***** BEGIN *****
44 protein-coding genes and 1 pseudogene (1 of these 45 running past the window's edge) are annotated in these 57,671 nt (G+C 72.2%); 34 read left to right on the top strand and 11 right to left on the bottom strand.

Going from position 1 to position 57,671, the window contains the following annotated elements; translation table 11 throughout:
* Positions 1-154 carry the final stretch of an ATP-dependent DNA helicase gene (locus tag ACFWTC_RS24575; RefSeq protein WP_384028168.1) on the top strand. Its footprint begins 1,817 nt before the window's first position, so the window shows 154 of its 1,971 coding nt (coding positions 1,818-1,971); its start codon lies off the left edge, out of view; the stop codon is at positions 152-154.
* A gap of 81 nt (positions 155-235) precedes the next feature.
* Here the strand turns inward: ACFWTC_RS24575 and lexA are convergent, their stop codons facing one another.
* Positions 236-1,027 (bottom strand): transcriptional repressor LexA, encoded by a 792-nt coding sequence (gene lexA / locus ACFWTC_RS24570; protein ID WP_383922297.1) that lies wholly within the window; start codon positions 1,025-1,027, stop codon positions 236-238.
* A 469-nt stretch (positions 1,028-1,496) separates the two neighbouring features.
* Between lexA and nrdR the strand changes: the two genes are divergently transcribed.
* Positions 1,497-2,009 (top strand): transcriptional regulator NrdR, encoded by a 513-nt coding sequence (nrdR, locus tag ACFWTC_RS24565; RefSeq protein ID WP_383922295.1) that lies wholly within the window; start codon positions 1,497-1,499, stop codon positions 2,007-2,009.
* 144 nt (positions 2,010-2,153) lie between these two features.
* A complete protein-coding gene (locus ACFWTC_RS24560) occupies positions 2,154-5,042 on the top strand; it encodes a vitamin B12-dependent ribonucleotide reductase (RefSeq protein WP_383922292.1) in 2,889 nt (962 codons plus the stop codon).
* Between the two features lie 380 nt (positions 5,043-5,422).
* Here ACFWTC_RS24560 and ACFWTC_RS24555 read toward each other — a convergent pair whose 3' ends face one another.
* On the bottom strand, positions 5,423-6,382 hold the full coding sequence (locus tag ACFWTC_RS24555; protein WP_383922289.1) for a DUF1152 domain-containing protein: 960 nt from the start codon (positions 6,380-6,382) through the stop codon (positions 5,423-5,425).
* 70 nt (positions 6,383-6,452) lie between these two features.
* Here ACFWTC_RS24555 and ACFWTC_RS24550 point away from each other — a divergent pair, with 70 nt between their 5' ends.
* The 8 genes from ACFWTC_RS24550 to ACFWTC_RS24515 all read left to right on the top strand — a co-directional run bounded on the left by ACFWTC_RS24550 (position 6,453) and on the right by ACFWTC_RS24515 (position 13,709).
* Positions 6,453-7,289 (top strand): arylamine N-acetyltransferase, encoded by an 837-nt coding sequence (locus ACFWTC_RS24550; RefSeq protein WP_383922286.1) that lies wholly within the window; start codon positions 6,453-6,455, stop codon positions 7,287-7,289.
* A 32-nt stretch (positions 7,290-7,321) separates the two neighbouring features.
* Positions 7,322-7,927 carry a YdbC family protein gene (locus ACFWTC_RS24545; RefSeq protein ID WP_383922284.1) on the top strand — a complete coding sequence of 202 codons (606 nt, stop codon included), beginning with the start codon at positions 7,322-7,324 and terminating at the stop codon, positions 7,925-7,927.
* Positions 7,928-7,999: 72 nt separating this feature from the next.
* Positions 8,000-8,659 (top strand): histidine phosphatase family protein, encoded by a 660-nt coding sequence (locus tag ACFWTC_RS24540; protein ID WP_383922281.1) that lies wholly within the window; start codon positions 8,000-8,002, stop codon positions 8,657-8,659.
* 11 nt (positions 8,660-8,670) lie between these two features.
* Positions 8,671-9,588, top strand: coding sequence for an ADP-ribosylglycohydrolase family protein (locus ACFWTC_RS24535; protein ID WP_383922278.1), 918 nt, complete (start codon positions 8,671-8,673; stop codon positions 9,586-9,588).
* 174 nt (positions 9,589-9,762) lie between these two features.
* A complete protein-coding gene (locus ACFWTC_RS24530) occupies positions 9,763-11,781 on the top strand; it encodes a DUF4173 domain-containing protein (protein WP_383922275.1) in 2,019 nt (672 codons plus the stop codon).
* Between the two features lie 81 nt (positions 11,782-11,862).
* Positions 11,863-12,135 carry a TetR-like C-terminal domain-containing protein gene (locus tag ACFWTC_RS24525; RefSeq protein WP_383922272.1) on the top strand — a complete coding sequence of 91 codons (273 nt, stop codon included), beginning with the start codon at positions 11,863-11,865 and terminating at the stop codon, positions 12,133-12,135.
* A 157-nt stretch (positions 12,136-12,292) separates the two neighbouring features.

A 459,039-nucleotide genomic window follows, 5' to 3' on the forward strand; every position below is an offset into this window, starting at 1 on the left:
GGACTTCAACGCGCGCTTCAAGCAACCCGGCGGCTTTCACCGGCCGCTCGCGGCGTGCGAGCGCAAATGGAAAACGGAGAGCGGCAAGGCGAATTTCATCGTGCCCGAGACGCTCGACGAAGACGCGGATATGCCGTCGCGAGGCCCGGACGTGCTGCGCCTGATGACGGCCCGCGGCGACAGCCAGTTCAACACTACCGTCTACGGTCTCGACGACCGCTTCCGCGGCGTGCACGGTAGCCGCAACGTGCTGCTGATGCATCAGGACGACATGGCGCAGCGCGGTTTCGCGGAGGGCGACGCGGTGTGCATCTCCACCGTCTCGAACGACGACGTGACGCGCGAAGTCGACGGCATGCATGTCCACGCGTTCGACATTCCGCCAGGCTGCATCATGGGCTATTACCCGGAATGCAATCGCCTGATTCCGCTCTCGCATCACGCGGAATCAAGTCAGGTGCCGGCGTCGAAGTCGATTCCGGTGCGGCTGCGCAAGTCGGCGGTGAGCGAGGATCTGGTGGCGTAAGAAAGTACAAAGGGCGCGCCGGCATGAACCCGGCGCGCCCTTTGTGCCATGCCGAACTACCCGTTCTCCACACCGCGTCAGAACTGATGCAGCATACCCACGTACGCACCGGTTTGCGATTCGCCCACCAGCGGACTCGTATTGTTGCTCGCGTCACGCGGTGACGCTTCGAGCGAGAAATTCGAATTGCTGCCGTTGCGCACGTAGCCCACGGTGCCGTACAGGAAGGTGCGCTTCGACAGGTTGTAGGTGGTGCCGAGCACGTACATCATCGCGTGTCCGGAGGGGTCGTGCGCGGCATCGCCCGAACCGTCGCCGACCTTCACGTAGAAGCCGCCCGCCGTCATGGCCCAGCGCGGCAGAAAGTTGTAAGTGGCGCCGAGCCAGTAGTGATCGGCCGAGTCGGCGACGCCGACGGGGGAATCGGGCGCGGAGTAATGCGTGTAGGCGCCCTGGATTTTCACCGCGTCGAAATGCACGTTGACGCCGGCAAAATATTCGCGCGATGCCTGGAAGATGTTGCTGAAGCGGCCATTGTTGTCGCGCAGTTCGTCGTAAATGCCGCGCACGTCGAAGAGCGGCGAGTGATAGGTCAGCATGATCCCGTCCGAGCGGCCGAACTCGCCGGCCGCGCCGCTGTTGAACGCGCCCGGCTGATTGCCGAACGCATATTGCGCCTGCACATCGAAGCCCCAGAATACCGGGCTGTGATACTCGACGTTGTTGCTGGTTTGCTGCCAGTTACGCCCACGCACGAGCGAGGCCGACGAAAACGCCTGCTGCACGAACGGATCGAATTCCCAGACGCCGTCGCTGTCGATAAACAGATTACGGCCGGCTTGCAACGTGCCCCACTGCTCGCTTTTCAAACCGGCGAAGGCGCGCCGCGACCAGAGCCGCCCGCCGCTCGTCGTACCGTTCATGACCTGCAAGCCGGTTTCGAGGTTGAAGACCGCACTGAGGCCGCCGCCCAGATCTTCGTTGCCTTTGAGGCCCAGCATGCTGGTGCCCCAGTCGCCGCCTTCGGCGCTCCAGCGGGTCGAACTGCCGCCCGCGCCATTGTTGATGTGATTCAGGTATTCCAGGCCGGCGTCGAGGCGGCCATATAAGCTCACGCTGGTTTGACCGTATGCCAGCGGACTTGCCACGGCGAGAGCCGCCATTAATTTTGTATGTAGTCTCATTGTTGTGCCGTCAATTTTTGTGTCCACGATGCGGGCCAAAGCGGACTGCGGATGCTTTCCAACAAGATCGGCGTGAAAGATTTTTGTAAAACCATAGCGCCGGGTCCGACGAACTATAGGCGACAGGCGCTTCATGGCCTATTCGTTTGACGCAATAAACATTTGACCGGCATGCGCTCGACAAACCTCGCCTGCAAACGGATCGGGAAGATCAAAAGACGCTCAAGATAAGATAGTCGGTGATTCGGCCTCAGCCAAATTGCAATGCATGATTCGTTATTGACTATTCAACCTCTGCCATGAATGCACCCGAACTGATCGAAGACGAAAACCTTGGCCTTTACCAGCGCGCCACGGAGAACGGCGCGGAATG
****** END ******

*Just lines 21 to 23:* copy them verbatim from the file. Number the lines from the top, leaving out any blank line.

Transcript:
* Positions 7,928-7,999: 72 nt separating this feature from the next.
* Positions 8,000-8,659 (top strand): histidine phosphatase family protein, encoded by a 660-nt coding sequence (locus tag ACFWTC_RS24540; protein ID WP_383922281.1) that lies wholly within the window; start codon positions 8,000-8,002, stop codon positions 8,657-8,659.
* 11 nt (positions 8,660-8,670) lie between these two features.